Six evergreen challenges all businesses should prepare for

In our High Growth Growing Pains series we talked about predictable stages of growth and crises that businesses undergo as they grow in size and complexity.

Whilst Greiner’s model is a very powerful tool it’s important to realise that every business is different and grows at its own pace. What’s more, not every organisation will undergo every single one of Greiner’s crises and many businesses may never reach the later crises. Some organisations may even experience Greiner’s crises in a different order.

There are, of course, many more challenges that aren’t associated with Greiner’s evolution / revolution cycle and these can present themselves at various stages in a business’s development.

In this article I want to look at six ‘evergreen’ challenges that businesses face.

1. Succession amongst Senior Leadership

Successful businesses can exist for decades or even centuries and succession amongst senior leadership is an important strategic consideration to bear in mind. The first executive board of a business is often made up from those who founded the company and when one of these individuals decides to retire or take more of a back seat, the loss of that passion, talent and experience can be a real blow to the business. Identifying and developing successors, and appointing them to sit around the top table should be a considered and democratic process, and requires a properly thought out framework if it is to run without a hitch.

2. Nurturing High Potential Employees

In many ways getting this right will also go some way to addressing our first evergreen challenge. It’s important to be able to differentiate between raw talent and high potential when it comes to identifying future business leaders. Whilst the two are not mutually exclusive, it takes more than a good track record to progress up the ranks of management and deal with the various challenges along the way. Successful companies have learnt to identify this potential and nurture it by exposing these employees to various elements of the business to give them a rounded knowledge of the company and its challenges as a whole.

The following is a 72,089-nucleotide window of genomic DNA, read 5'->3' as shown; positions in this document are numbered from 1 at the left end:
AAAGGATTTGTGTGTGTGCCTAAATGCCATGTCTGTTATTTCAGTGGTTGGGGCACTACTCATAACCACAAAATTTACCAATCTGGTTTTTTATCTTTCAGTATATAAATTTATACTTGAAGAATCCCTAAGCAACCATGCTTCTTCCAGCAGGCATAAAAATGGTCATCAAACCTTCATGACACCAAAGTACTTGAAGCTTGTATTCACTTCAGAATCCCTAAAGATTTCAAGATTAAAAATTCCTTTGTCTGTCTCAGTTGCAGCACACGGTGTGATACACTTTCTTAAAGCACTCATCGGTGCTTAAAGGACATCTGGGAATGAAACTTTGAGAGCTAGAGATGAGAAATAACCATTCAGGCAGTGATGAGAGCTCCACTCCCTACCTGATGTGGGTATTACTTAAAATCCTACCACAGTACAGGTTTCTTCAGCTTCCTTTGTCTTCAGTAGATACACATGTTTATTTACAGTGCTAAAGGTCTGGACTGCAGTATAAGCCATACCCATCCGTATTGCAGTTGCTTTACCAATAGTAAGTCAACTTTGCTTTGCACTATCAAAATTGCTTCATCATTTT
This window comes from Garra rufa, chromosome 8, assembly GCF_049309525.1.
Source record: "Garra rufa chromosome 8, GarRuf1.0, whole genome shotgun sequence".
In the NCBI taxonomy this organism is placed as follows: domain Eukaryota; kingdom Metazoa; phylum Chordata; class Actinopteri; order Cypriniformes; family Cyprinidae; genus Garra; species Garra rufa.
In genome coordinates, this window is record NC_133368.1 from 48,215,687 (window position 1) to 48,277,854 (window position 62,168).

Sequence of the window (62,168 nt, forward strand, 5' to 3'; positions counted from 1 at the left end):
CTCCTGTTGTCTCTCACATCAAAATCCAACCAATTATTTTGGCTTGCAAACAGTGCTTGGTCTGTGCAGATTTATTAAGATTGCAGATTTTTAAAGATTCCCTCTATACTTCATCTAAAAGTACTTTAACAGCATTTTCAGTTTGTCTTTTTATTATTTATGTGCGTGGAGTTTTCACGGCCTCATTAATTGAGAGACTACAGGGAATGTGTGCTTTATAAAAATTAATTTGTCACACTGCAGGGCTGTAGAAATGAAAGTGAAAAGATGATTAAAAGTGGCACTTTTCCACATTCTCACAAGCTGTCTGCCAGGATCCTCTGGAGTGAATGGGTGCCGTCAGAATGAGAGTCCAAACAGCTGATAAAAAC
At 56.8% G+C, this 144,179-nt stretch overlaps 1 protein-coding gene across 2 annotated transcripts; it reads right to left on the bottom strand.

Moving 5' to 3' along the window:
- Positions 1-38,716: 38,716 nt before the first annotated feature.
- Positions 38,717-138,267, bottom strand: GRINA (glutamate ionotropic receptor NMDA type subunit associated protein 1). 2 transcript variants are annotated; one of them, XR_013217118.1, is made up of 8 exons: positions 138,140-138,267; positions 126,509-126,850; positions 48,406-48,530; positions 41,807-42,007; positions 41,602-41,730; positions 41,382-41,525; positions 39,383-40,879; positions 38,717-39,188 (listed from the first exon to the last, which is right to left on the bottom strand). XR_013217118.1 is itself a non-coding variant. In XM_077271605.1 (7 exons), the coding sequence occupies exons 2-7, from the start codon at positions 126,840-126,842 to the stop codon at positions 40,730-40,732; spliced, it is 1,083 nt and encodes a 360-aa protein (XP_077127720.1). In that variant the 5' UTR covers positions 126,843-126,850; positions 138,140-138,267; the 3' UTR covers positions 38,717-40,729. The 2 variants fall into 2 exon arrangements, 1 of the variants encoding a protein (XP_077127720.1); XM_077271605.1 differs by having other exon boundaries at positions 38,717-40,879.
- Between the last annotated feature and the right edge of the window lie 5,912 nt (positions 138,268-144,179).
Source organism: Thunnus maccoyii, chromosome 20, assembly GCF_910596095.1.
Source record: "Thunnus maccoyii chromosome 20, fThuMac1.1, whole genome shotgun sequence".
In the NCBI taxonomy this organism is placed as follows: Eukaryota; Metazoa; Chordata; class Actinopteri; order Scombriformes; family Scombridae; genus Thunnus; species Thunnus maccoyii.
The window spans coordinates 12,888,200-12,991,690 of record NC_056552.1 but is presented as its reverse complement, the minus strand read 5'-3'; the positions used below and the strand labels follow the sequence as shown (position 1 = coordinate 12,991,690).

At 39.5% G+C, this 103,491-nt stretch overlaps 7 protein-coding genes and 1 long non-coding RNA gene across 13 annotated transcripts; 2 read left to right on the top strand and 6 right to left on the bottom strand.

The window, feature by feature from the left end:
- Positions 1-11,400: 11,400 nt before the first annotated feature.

3. Generating New Business and Sales

All businesses require a constant revenue stream, not only to survive but to grow and expand into new areas and markets. Every business is different and many will rely on a single service that has been established through reputation building. Businesses like this will often acquire a lot of repeat business and referrals, but they can also tend to plateau in terms of growth. Growing a business means constantly looking at ways of generating new business and leads through a combination of marketing and sales, and this means investing revenue back into these areas of the business. Having a solid business model is always a good starting point but all businesses should have a strategy to generate new business into the future.

4. Competition

Every business has to deal with the challenge of competition. Even if your business is the only one doing what it does, it is likely that competition will eventually materialise, especially if you end up creating a lucrative market for your unique product or service offering – just because you did it first, doesn’t mean you’ll always be the one doing it best. Competition is a perennial challenge and often the biggest threat to any business’s long term survival. It’s important to try and understand what the competition is doing and look to find ways you can do it better or differently. Without constant innovation businesses can quickly find their customers leaving for the competition.

5. Market Trends

Our last two challenges are the ones that businesses have very little control over but this doesn’t mean that they should be ignored, put down to bad luck, or that nothing can be done to counter them. Whilst businesses cannot control market trends, they can keep a close eye on them and adapt and shift their business model accordingly. This could be anything from the fickle zeitgeist of predominant fashions and fads to more fundamental shifts resulting from technological innovation.

6. Economic Downturns

Even harder to predict and react to than market trends is the economic weather. Factors affecting this are global and disparate. A good solid business model should prepare for economic downturns and recessions by having the ability to flex and shrink overheads in reaction to diminishing consumer activity. Whilst some industries do better in recessions (the so-called ‘lipstick effect’), the pain suffered is generally universal and those businesses that tend to survive are those with the strongest financial reserves, established customer bases, flexible business models and a leadership team able to analyse market conditions and take decisions accordingly.

To chat with our business consultants over a coffee about the challenges your business is facing – or to help us understand better the measures you have put in to counter challenges such as these – why not get in touch today

Author Peter Quintana